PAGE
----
Big sale on Oregon Sea Grant publications and videos!

Now through February 28, 2014, Oregon Sea Grant is offering 20 to 30 percent discounts on all its sale-adpublications and videos.

You can purchase most of our publications and videos (including such favorites as the Oregon Coast Quests Book and Boats of the Oregon Coast) at a 20 percent discount, but three are available at a 30 percent discountPathways to Resilience, The Oregon Rain Garden Guide (printed copy, not pdf version), and Celilo Falls DVD.

To purchase online, go to and use these promotional codes: 28Feb20% (20% discount) or 28Feb30% (30% discount available only on the three products mentioned above). Please note that you might not be able to use both codes in one order, so you may need to place two separate orders if you wish to use both codes.


Funds available for social science research

Oregon Sea Grant will release a special call for Social Science and Human Dimension Research proposals on Monday, February 3, 2014.

Researchers who intend to respond must submit a Letter of Intent by Friday, February 14. Full Proposals will be due Monday March 3, 2014. The principal investigator on each proposal must be faculty at any public or private institution of higher education in Oregon.

We expect to invest up to $300,000 in two to four projects addressing one or more of our strategic planning focus areas. Examples might include learning more about factors that help or hinder Oregon’s coastal communities in becoming more resilient to social, economic or environmental stress, challenges communities face in moving toward-ecosystem-based management, or community governance concerns and challenges.

Learn more:

Despite speculation, scientists see no Fukushima radiation risk in albacore

Japan’s nuclear disaster released hundreds of millions of gallons of radioactive water in 2011, sparking rampant speculation that a contaminated plume would reach the waters of North America’s West Coast.

Three years later, such speculation is alive and well on the Internet. But scientists in Oregon and California have collected samples of tuna, a fish known to migrate back and forth across the Pacific, analyzed them for radioactive isotopes, Cesium-134 in particular, from Fukushima – and found levels so low they are barely detectable.

Delvan Neville labels albacore samplesDelvan Neville, a PhD candidate in Radiation Health Physics at Oregon State University, has tested dozens of samples of albacore tuna for radioactivity. The U.S. Food and Drug Administration’s intervention levels for cesium 134 and cesium 137 is 1200 becquerels per kilogram. The highest levels he’s seen in his albacore, of both cesium 134 and cesium 137 combined, is 1 becquerel per kilogram – a level so low that his device couldn’t pick it up until he concentrated the samples.

“That’s more than 1,000 times lower than the point where the FDA would even think about whether they need to let people eat that food still,” he said.

Neville, along with OSU fisheries graduate Jason Phillips, is working with Dr. Lorenzo Cianelli, a marine biologist with OSU’s College of Earth, Ocean and Atmospheric Sciences , to learn more about the migration patterns of Pacific albacore. Their initial work was funded in part by Oregon Sea Grant and NOAA.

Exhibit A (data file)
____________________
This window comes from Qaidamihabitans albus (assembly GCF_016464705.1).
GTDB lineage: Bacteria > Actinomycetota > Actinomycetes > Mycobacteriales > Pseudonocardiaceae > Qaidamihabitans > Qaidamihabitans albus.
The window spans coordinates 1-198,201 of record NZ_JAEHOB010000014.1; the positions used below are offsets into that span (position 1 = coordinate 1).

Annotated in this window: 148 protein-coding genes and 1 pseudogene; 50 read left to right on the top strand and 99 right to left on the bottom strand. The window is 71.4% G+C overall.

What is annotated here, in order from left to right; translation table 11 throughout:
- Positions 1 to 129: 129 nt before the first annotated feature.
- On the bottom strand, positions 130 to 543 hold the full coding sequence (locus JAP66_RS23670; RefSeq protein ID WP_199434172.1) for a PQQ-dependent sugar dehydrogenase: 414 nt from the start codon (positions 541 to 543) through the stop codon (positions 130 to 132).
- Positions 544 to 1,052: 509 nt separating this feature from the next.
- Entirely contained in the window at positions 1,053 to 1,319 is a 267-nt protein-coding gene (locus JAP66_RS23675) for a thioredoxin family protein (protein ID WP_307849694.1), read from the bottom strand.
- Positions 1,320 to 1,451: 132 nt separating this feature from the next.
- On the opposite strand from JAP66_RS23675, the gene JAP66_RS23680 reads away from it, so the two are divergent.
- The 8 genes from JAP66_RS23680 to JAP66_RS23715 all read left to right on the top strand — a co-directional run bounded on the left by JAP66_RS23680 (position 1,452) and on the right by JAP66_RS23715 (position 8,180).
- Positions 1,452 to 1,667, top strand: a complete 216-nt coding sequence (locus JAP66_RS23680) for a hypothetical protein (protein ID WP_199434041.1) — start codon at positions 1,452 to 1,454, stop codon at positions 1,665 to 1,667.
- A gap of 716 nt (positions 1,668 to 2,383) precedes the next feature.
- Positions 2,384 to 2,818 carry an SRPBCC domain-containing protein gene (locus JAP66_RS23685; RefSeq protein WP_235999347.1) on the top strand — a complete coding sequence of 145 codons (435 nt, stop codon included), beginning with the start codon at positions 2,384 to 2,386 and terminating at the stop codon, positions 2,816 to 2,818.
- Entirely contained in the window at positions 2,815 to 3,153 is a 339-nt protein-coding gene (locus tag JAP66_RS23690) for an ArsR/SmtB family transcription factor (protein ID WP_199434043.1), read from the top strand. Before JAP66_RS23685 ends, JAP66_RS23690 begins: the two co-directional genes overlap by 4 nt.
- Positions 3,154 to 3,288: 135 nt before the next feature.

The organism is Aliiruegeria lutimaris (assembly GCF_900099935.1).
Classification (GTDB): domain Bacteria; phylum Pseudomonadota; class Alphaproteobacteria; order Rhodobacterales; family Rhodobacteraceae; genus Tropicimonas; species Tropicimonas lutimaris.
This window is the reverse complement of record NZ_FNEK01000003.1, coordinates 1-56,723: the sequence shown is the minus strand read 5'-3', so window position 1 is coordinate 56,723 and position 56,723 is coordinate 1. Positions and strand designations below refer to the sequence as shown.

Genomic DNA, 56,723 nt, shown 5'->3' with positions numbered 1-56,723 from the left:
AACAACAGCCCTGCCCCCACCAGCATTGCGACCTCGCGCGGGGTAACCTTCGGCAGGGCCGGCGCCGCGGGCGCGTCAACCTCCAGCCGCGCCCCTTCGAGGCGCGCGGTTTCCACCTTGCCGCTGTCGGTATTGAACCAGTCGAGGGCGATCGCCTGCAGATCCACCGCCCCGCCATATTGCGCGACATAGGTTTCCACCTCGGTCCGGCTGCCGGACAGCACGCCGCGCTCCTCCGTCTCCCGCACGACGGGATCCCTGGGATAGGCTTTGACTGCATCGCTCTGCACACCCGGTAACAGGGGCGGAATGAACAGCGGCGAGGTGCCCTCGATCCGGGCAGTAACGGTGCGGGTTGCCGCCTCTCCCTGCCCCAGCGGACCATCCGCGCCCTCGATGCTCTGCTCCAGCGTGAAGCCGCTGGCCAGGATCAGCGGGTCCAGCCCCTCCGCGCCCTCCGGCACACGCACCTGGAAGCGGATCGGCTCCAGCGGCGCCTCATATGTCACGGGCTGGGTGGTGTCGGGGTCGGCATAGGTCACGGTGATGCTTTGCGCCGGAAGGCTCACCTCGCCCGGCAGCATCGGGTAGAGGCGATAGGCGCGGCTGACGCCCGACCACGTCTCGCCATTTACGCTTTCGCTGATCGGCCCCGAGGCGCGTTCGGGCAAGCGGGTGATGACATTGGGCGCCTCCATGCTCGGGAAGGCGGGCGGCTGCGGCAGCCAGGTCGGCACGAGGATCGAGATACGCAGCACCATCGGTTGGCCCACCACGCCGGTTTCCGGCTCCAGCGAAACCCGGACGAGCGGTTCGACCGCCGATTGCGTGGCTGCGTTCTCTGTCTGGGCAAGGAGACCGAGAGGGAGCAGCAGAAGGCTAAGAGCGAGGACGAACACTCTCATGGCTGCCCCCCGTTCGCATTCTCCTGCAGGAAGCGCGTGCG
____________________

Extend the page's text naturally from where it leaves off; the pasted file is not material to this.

It was only the timing of their research – coinciding with the 2011 Tohoku earthquake and subsequent nuclear disaster – that led the scientists to consider radiation as a possible marker for learning which waters fish caught off the US Pacific coast might have traveled.

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Noted salmon biologist and fisheries historian to speak at OSU

Salmon, People and PlaceCORVALLIS, Ore. – Jim Lichatowich, a noted biologist and author, will discuss the fate of Pacific salmon during a presentation on Wednesday, Jan. 15, at Oregon State University. The free, public event begins at 7 p.m. in the rotunda of the Valley Library on campus.

Lichatowich will speak about his new book, “Salmon, People, and Place: A Biologist’s Search for Salmon Recovery,” which was just published by the OSU Press.

Joining Lichatowich will be Carmel Finley, an OSU science historian, and author of “All the Fish in the Sea,” which was published in 2012 by the University of Chicago Press.

In his OSU Press book, Lichatowich points out many misconceptions about salmon that have hampered management and limited recovery programs. These programs will continue to fail, he argues, as long as resource managers look at salmon as “products” and ignore their essential relationship with the environment.

Lichatowich served for years on the Independent Scientific Advisory board for the Columbia River restoration program, as well as on Oregon’s Independent Multidisciplinary Science Team and other science groups in British Columbia and California. He is author of the award-winning book, “Salmon without Rivers: A History of the Pacific Salmon Crisis.”

Finley and Lichatowich will discuss the status of salmon recovery, address its problems and outline the potential for revitalization. Audience members will have the opportunity to pose questions to the scientists, purchase books and have them signed.

Learn more

Shark Day in Newport next weekend

Shark Riddle CoverNEWPORT – Saturday is all about sharks as the Hatfield Marine Science Center celebrates its annual  “Shark Day” at the Visitor Center on Jan. 11.

Join Oregon Sea Grant’s marine educators and scientists for a day of shark science, with a full day of hands-on crafts, family activities and games.  The Shark Riddle film and education program will be presented in Hennings Auditorium in the morning and again in the afternoon.  The Visitor Center is open from 10 am to 4 pm, and as always, admission is by donation.


  • 11:00am and 2:45pm – Film: The Shark Riddle (30 min)
  • 11:30am and 3:15pm – Shark based education program